Weyes Blood — The Innocents
Ψ Haunted folky sounds from experimental multi–instrumentalist Natalie Mering.
Ψ The Innocents je zemité melodrama z katakomb, které si zaslouží, aby bylo slyšet nad zemí. Weyes Blood gothic–kouzelná říše má tucet dalších dveří, které mají být otevřeny a je jen otázkou času, kdy toto album skončí ve vašich rukou.
Ψ Její přínos k letošní bohaté úrodě nových singer–songwriters je velmi významný. Ψ Natalie Mering stojí za to vyzvednout už jen kvůli “Bad Magic” samotné. Každé slovo vycházející z jejích úst v doprovodu její kytary, jak popisuje smrt, šílenství a melancholický únik, je pohlazením.
Styles: deceptive complexity, early music echoes, dawn, dusk, summer into winter
Location: Kentucky ~ Bushwick, Brooklyn ~ Lower East Side, New York
Album release: October 21, 2014
Record Label: Mexican Summer
01 Land of Broken Dreams 4:31
02 Hang On 3:46
03 Some Winters 6:15
04 Summer 2:47
05 Requiem for Forgiveness 4:30
06 Ashes 5:27
07 Bad Magic 5:55
08 February Skies 4:45
09 Montrose 2:58
10 Bound to Earth 3:39
Others/Podobnost: Angel Olsen, Anne Briggs, Buffy Saint–Marie, Karen Dalton, Julia Holter, Joanna Newsom, Cate Le Bon, aroma of Parfume Genius, Seaven Teares, Vashti Bunyan. Kašlu na ta přirovnání. Kontext je důležitý a vzdálená historie je magnetická, ale Weyes Blood to ví a zpívá o tom všem. Kromě toho vytahuje odkazy staré hudby v krystalické čirosti, jinak toto vše jsou jen moje reflexivně–orientační pokusy. A teď jdu zpátky na Land of Broken Dreams.
Ψ Al Carlson Engineer
Ψ Shawn Brackbill Photography
Ψ Jacob Brunner Drums
Ψ Jordan Burgis Engineer
Ψ Shane Butler Bass
Ψ Jaie Gonzalez Engineer
Ψ Evan Howard Hill Artwork
Ψ Jeff Lipton Mastering
Ψ Natalie Mering Composer, Engineer, Guitar, Mandolin, Piano, Synthesizer, Vocals, Vocoder
Ψ Jackson Pollis Percussion
Ψ Aynsley Powell Drums
Ψ Britton Powell Bass
Ψ Matthew Regula Synthesizer Engineer, Vocoder Programming
Ψ Rusty Santos Mixing
Ψ James Strong Bass
Review by Fred Thomas; Score: ****½
Ψ Natalie Mering got her start playing basement shows and collaborating with noise bands like Nautical Almanac and Jackie–O Motherfucker, eventually twisting her vocals into harsh dissonance on early releases for her solo project Weyes Bhlud. Her proper debut, 2011’s The Outside Room (attributed to Weyes Blood and the Dark Juices) was a murky pastiche of medieval folk influence buried deep in textural ambience, with the two different sides of Mering’s muse competing for space and ultimately canceling each other out. Follow–up album The Innocents strikes the perfect balance between Mering’s courtly songwriting and twisted noise roots, switching out the buried feeling of The Outside Room for a clear, somber sound that finds Mering’s vocals and U.K. folk–inspired songwriting at the forefront. The songs at their strongest are dazzling. Upbeat single “Hang On” blends multiple tracks of harmony vocals with a dynamic, crystal–clear rhythm section, Mering’s voice echoing the same wistful longing as folk stalwarts like Anne Briggs and Buffy Sainte–Marie. The lonely mandolin strums on “Land of Broken Dreams” blur into a bedding of ghostly synth percussion and far–off backing vocals, keeping the song in clear view but adding tension with hints of the project’s noisier days. Standout track “Some Winters” follows suit, backing up a spare piano figure and mournful vocals with waves of tape manipulation and decaying delays. The effect can be somewhat jarring, but ultimately adds to the eeriness of an already heartbreakingly gorgeous song, taking its sentiment out of mere sadness and highlighting a very real feeling of danger and despair. The Innocents is not just a huge step up from the overly obscured tones of earlier Weyes Blood albums, but is also a triumph in terms of songwriting and atmosphere. The autumnal moods that Mering cultivates are on par with some of her brightest forerunners, with songs like “Ashes” and “Summer” blending melody and melancholy with all the gravity of Karen Dalton or Tim Buckley and “February Skies” holding all the strange mystery of acid folk masterpieces like Vashti Bunyan’s Just Another Diamond Day. It’s a stellar record, one that captivates both the heart and the imagination with an almost imperceptible grip, clutching the listener’s attention with its painstakingly beautiful construction and a sadness that is all–consuming but somehow warm and comforting.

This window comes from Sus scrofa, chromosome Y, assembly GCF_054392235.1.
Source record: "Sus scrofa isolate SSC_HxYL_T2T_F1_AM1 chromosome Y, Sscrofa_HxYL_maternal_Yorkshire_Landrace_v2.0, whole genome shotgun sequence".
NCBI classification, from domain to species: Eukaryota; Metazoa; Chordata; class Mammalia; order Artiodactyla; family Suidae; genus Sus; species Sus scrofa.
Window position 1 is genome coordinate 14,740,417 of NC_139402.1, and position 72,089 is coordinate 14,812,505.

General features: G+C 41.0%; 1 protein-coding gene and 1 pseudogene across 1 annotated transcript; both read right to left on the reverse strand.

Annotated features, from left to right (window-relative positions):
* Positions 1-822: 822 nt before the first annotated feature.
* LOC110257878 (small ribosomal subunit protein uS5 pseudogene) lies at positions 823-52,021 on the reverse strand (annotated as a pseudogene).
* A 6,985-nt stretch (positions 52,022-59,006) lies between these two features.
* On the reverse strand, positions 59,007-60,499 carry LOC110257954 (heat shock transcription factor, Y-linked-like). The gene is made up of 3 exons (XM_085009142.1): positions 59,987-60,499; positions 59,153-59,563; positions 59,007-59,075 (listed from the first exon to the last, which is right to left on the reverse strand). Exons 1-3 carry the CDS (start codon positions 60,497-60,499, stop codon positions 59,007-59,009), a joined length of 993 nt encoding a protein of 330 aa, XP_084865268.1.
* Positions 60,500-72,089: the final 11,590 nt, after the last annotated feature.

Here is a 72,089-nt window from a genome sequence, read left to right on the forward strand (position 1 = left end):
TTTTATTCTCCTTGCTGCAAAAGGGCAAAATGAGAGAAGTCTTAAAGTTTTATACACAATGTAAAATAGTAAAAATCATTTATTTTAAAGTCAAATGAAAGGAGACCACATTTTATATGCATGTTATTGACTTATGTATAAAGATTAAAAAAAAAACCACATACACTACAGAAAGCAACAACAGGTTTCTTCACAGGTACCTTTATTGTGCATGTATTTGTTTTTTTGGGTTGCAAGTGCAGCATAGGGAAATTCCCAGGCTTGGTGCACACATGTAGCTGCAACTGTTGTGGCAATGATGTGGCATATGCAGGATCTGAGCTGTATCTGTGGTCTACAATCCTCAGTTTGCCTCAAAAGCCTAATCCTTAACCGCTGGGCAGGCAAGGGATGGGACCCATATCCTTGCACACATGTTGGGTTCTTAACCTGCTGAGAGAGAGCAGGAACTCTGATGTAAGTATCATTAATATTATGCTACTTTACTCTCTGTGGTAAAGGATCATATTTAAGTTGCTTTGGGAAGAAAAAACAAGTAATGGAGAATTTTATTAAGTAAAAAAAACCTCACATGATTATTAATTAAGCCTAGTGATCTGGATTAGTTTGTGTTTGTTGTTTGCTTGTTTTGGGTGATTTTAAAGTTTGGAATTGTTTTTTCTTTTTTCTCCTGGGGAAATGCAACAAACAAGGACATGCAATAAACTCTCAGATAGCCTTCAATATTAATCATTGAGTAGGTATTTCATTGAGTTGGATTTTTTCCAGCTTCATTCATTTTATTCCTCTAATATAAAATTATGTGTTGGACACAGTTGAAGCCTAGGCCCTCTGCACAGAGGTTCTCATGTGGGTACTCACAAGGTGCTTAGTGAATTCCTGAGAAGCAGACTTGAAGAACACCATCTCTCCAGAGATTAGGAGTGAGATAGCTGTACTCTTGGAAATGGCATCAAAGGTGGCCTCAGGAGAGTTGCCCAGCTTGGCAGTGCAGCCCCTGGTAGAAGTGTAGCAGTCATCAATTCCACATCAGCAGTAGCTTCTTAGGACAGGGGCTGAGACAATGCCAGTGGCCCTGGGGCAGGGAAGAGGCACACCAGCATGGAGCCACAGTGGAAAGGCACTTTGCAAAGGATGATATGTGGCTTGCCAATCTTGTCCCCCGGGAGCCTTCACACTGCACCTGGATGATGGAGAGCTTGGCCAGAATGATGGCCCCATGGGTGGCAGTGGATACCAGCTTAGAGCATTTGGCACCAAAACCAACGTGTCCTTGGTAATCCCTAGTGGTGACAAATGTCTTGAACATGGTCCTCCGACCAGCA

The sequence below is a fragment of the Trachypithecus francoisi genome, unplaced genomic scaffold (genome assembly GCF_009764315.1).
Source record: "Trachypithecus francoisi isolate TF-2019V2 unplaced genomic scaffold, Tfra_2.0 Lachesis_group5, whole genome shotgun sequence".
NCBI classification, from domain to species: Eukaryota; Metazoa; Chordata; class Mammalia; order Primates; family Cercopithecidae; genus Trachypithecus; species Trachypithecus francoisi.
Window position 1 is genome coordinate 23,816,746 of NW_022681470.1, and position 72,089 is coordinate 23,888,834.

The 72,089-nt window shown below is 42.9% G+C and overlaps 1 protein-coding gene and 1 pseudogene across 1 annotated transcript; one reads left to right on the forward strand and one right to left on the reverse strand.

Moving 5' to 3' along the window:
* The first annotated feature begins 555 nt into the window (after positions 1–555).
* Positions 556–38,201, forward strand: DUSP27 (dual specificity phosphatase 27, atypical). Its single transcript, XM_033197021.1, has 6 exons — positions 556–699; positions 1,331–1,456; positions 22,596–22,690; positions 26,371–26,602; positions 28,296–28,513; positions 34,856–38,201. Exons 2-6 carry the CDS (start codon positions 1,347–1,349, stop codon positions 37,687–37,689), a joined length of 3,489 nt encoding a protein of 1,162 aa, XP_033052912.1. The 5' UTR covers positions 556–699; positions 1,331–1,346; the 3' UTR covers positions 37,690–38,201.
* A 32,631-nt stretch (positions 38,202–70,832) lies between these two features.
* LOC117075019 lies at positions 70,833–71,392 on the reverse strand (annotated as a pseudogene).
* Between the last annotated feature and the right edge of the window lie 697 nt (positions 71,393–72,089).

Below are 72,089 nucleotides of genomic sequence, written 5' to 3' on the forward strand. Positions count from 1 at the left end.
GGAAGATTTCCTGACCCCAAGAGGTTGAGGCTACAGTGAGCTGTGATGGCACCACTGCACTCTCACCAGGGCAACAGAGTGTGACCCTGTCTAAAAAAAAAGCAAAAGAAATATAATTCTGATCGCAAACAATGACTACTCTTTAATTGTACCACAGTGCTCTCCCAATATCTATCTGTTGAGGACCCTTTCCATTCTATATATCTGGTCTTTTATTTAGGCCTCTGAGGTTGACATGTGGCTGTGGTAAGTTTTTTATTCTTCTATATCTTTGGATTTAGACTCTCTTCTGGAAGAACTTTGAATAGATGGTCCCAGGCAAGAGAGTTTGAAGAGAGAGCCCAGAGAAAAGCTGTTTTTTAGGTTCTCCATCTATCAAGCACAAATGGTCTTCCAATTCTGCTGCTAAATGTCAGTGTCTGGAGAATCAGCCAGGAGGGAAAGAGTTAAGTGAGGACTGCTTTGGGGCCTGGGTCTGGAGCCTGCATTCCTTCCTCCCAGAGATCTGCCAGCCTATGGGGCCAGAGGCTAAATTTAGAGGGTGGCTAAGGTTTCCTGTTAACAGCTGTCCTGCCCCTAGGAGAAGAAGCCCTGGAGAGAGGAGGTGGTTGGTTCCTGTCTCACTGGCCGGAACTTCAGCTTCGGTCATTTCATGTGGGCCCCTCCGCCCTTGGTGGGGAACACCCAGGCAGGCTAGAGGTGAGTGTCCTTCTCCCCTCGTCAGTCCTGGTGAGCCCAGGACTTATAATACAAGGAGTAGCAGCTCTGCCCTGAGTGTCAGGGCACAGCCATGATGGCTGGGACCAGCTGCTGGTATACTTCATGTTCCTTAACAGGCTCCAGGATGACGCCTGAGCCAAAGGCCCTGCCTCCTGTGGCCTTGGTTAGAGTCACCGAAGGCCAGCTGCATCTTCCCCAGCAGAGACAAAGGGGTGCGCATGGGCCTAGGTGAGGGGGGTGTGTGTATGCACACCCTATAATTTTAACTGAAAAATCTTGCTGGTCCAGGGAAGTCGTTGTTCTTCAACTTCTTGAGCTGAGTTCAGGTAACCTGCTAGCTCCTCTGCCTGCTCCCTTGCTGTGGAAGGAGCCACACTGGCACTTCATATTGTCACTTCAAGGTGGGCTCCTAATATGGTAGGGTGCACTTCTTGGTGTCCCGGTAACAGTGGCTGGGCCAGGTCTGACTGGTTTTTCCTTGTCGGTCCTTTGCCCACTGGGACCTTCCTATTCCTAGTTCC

BY NINA CORCORANON OCTOBER 21, 2014, 6:00 AM; SCORE: B
Ψ Some artists are best discovered on a whim, and Weyes Blood is one of them. Several years ago, while wandering down a side alley in Lisbon, I stopped at an unmarked record store and asked the owner for a recommendation, something that he was proud to own. He left the counter, walked to a section labelled “GOTHIC FOLK/ELECTRONICA,” and pulled out The Outside Room. One minute into “Romneydale”, I was grinning foolishly. Two minutes in, I was rifling through my wallet for cash. The voice coming out of the speakers was too haunting to walk away from. Now, three years after that debut LP dropped, Weyes Blood is back — and The Innocents lives up to the inescapably romantic hopes fans have held for her follow–up.